Their last day in town they headed toward the constabulary station to say goodbye to Captain Galathil, Sergeant Waldron, and the constables they had met and roomed with. As they crossed the town square they saw a party of nine riders dressed in linen dusters dismount and step into the bank, air guns held at the ready. Two of them held the horses ready for a quick getaway.
"That's gotta be bank robbery." Leon told his cousin who nodded his agreement.
A customer ran outside and shouted that the bank was being robbed only to get shot in the back. A woman who saw it happen screamed. One alert citizen ran to the watch tower and rang the bell to sound the alarm and the call to arms. A member of the town watch was the next victim of the robbers. He had tried to run off their horses and so strand the robbers on foot.
The robbers surged out of the bank with their loot and mounted up and charged across the square heading for the main street out of town only to run into a line of sixteen armed citizens which blocked their way.
Unfortunately for the townsfolk the robbers had a trio of heavy hitters with them. An air wizard sent a land spout at them which whirled the men in the middle into the air and forced the rest to scatter. Three townsmen on the far left stood their ground and shot at the air wizard with their airguns only to die a horrible death as a firecaster threw a great clinging ball of flame onto them. A mage threw lightning bolts killing two shooters who had taken cover behind a horse trough as protection from the firecaster.
The gang poured through the shattered line of defenders, air guns shooting at anyone who even looked liked he was trying to stop them.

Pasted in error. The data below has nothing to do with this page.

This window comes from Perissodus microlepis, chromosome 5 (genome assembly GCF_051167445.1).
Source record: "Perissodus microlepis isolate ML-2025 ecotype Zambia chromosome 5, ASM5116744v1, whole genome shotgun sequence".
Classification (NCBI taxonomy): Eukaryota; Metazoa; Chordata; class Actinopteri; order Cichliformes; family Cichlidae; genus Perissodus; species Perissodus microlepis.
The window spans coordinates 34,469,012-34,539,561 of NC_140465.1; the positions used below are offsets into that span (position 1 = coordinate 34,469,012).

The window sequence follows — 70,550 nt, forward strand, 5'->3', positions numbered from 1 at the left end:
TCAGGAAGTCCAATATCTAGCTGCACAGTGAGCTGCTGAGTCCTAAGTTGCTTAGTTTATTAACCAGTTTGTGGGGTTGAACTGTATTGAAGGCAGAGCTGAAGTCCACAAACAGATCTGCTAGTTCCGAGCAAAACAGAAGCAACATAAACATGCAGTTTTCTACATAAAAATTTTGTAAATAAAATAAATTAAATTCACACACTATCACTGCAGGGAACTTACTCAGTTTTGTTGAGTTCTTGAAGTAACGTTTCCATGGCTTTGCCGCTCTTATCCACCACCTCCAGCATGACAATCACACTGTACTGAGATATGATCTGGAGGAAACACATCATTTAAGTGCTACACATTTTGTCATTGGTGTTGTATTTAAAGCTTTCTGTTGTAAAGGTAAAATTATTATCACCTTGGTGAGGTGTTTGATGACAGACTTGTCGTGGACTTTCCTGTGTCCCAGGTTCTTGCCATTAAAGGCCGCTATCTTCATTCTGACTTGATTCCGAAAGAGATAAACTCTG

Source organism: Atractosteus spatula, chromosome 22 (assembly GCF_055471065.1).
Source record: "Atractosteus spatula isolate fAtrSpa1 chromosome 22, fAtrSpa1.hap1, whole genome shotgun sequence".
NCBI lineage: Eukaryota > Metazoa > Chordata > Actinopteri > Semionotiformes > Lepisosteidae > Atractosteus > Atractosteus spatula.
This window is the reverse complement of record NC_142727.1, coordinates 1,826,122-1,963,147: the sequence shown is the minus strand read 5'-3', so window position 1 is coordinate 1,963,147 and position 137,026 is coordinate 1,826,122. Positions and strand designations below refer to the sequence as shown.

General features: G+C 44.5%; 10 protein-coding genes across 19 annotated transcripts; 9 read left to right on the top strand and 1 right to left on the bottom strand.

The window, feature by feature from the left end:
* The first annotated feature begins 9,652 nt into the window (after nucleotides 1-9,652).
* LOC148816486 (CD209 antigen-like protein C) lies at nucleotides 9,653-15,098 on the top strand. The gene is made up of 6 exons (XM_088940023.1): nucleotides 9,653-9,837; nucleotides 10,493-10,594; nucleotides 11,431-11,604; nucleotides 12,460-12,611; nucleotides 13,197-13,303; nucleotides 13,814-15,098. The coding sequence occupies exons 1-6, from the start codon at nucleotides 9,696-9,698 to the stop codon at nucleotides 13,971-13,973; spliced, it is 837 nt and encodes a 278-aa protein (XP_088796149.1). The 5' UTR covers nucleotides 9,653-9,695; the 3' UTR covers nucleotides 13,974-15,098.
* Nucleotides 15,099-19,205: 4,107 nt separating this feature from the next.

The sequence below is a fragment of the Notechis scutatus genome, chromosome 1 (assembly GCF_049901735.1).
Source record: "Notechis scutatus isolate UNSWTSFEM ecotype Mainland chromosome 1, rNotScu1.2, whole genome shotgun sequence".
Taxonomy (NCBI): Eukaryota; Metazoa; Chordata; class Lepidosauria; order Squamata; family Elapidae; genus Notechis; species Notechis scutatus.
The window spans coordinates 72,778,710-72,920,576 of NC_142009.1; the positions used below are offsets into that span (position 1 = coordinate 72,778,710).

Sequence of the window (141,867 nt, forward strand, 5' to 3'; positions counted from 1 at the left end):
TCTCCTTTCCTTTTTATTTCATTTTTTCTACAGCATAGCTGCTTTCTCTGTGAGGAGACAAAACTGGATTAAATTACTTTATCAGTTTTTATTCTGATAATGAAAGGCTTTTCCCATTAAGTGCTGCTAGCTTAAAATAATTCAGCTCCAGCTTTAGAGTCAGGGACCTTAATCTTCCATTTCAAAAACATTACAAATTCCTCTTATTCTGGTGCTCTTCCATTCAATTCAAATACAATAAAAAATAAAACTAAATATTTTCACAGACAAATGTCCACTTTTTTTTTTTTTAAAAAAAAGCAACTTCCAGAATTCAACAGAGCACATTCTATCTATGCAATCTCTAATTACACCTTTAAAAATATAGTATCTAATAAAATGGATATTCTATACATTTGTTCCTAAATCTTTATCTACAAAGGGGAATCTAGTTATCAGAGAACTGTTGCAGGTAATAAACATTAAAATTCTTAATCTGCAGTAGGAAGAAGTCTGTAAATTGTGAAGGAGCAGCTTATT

"Too many guns and too much powerful magic, Brand. This is one fight we'd better sit out."
Suiting their actions to Leon's words, the boys took cover behind the plinth of the statue of the founder of the town. Just then the constabulary showed up. They were only four of them but they had a couple of heavy hitters in their own ranks. Captain Galathil was a powerful fetcher, and Sergeant Waldron could create ball lightning.
Leon and Brand saw a chance to help the constables. Their own powers were too weak to engage the robbers head to head, but as they rode past the statue the boys flung double handfuls of electrum sparks three times before ducking behind the plinth once more. The tiny balls of static electricity delivered a jolt from their electric charge while their intense heat inflicted painful burns. Horses struck by sparks screamed and reared and became unmanageable, especially with their human and elven riders themselves distracted by the sparks.
The lull in shooting from the robbers gave the townsfolk a time to rally to back the constables who seized the golden opportunity to take the offensive. Galathil drew his edged disc from its holster and sent it flying at the air wizard who was so distracted by the sparks that he never saw it coming. Its keen edge took his head clean off.
In retaliation the lightning caster threw a tremendous bolt at the captain which the sergeant blocked with a globe of ball lightning four feet across. It turned blue for a moment as it absorbed the bolt humming and crackling menacingly. Keeping two balls up to shield himself and the captain Sergeant Waldron used as a third globe offensively, zipping it forward to engulf the lightning caster and turning him into a crispy critter, soldier slang for a burned corpse. Powerful as lightning bolts might be, they were all offense but no defense. Ball lightning was both sword and shield.
The firecaster threw a stream of flame at the pair of lawmen, but the good sergeant blocked that too. Meanwhile Galathil had directed his edged disk to circle wide and come at the firecaster from behind. It cut into his spine and knocked him off his horse.
The remaining riders tried to shoot their way into the clear but were cut to pieces by a withering crossfire from enraged citizens armed with air guns. Some were veterans of the Troll War. They were not about to let a gang of cutthroats rob and kill their fellow townsmen. It was all over in minutes. None of the robbers survived the battle. The citizenry was in no mood for taking prisoners, not that day, no way, no how. They kept shooting till all of the robbers lay silent and still.